Mac Tips

5 super hot tips for iOS 8!

Posted by on in iPad Tips, iPhone Tips, iPod Tips, Mac Tips, News Articles.

Apple have released their latest and greatest operating system for their mobile devices but many people have been experiencing issues with the early iOS 8.0 release. All sorts of complaints from the device not powering off, to being unable to send text messages and the list goes on.  We've decided to put together a list of 5 things that you absolutely have to know about iOS 8 in order to get the most from it!  So here we go:

5 super hot tips for iOS 8

Tip #1 - Update to iOS 8.0.2 before you do anything else!

Screen Shot 2014-10-24 at 12.29.01Make sure you update to iOS 8.0.2!  The initial bugs as reported with iOS 8.0 have been addressed and resolved in the iOS 8.0.2 update.  I didn't update to iOS 8.0 myself, especially after the initial problem reports, and having waited for iOS 8.0.2 I've now updated my iPhone and other devices and all is well!

Tip #2 - Quick Reply

replyA super new feature has been added that allows you to interact with notifications without actually needing to unlock the device or go to the app.  For example, if you receive a text message, just swipe to the left and click the "Reply" button.  You can enter your message and send it immediately!

Tip #3 - Hey Siri!

heysiriThis is a really cool feature, but it only works while your device is connected to mains power.  You need to enable "Hey Siri" by going into Settings -> General -> Siri on your device and choosing to "Allow Hey Siri".  Now, when your device is connected to mains power, just say "Hey Siri" followed by your command or question and Siri will activate immediately and respond!  You should say "Hey Siri" followed by your question in one fluid sentence, don't wait for Siri to start listening or it'll actually not hear what you say!

Tip #4 - Voice & Video in Messages

videoJust like in WhatsApp, you can now send voice and video messages from the Messages app directly. For voice, tap and hold the microphone icon next to the typing space while you speak. For video or photo, hold the camera icon on the left and swipe across then choose the photo icon, or press the red button to record video.  Couldn't be simpler 🙂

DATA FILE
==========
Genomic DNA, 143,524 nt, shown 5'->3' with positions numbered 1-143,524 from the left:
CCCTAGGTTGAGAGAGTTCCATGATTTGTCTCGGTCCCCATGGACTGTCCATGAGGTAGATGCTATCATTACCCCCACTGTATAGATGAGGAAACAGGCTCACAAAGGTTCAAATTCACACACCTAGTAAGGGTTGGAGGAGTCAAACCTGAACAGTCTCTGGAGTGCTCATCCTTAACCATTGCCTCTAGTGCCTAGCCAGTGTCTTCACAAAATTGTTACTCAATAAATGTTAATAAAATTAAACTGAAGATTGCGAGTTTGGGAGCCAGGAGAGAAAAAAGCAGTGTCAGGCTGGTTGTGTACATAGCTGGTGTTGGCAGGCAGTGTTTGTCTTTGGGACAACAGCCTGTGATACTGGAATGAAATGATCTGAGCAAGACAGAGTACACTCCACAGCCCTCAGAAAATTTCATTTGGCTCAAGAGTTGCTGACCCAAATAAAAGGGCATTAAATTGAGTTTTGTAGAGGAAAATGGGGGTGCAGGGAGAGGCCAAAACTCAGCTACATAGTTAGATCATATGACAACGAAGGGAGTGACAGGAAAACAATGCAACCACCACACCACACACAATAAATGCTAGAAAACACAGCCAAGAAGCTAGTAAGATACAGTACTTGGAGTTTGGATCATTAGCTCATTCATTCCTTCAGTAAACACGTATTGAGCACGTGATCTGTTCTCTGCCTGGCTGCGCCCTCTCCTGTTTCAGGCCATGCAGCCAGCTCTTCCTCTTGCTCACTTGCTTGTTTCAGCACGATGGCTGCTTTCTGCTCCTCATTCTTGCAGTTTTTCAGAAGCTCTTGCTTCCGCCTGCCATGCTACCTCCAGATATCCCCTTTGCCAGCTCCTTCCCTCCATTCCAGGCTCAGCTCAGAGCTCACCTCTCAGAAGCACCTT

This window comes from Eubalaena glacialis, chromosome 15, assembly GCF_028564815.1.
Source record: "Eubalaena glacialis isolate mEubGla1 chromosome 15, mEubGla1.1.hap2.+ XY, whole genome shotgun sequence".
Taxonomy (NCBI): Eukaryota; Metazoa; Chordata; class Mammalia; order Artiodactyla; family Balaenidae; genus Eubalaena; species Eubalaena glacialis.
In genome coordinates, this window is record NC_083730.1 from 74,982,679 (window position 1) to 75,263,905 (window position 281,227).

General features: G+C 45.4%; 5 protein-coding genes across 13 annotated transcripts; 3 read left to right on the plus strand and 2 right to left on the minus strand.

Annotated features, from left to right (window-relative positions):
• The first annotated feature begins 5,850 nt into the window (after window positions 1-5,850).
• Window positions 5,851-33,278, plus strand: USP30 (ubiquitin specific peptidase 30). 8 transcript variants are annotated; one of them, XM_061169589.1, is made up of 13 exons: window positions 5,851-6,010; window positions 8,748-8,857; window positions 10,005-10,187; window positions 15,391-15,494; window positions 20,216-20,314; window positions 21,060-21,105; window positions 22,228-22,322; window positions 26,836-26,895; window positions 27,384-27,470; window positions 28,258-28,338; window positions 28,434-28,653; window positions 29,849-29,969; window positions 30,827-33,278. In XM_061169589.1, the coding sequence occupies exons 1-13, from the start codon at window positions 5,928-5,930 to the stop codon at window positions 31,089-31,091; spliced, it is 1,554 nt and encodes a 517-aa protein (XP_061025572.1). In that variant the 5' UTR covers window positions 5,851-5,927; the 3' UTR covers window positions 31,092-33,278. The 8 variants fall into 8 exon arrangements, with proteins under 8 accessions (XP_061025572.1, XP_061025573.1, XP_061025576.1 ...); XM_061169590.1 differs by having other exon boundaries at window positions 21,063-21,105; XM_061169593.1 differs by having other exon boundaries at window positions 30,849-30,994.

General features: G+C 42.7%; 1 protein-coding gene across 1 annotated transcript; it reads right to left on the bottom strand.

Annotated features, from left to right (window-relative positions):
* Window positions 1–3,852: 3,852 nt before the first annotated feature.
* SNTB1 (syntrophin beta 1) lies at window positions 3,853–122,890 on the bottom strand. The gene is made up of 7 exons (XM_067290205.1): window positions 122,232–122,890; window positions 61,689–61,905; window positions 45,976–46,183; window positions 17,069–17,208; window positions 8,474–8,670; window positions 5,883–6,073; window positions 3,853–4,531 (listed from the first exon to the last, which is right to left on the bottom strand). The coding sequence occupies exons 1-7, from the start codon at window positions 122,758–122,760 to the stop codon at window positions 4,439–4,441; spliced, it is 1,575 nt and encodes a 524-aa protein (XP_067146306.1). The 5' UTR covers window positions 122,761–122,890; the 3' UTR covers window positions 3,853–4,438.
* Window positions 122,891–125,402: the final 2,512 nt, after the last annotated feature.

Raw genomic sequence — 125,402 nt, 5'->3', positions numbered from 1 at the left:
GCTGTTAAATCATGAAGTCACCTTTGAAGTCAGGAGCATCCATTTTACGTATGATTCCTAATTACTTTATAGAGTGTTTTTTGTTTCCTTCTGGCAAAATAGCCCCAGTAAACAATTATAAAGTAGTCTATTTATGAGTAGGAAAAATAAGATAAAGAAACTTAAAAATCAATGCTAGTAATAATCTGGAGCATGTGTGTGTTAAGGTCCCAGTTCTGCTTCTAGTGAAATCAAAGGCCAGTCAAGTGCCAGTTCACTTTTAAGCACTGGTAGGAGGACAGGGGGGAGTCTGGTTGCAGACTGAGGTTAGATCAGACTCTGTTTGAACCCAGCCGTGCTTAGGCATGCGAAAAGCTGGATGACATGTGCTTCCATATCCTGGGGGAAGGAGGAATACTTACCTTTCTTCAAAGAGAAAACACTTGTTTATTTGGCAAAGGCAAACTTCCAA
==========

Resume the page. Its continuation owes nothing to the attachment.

Tip #5 - Time Lapse & Slow Motion Video

timelapseYou can now shoot time-lapse and slow-motion videos using the Camera app. When you're about to record a video, scroll to the time-lapse or slow-mo feature and start recording. This is a really fun feature and after a while you should be able to get some really great clips with this. Spend some time experimenting, it's really awesome!

Team Treehouse!

Posted by on in Mac Tips, News Articles.

For the past year now, I've been using Team Treehouse as an excellent learning tool for many different technologies.  It's based on video tutorials that are very high quality and easy to follow. Real views for better search results were provided by professional and trusted The Marketing Heaven. Except that, they provided also real followers for YouTube channel, so you can now find it, follow and stay posted with all news. Each tutorial is followed by a quick quiz to make sure you were paying attention and they courses are designed cleverly so that you follow a clearly defined path to success.

I can't recommend this service highly enough and as they are running a special offer at the moment, I thought I'd share it with you all.  You can use the link below to get 50% off your first month's subscription and they offer a full 30-day money back guarantee in case you aren't fully satisfied.  I don't think you'll need that though!  Have fun 🙂

 

Windows to Mac made easy – training course at Udemy.com!

Posted by on in Mac Tips, MacHelpline.net Updates, News Articles.

imageExciting news! We've just finished a brand new video course which is now available at Udemy.com!

The course is aimed at users that currently use Windows and are considering moving to Mac. It covers such things as:

• Why you should switch to Mac
• Commonly asked questions and concerns
• Similarities & Differences between Windows & Mac
• Super cool Mac features that you MUST know about

The course contains over 3 hours of content, delivered using high-tech screen recording technology to allow us to present both Windows and Mac operating systems side-by-side, delivering the best comparison available!

If you are a Windows user, or you know people that use Windows and that should be using Mac, this course is for you! It's even possible to gift the course to a friend if you wish.

To all our Facebook likers & Twitter followers, we are offering a very special promotional discount - you can use the link below to get a whopping 25% off the list price! For a limited time, you can also share this link with your friends and they can benefit from the discounted price also!

So get clicking and we'd be delighted to hear your feedback 

https://www.udemy.com/making-the-switch-from-windows-to-mac/?couponCode=machelp

Send items directly from the Finder

Posted by on in Mac Tips.

Mac OS X (10.7+) has a really neat new feature which allows you to send items directly from the Finder.  It's very easy to use and can be a real time-saver.  To use this feature, simply go to the Finder and open a new Finder window.  Find the files that you want to send and select them.

Once you have selected the items you want to send, simply click the Share button that's located in the title bar of the Finder window.

finder-share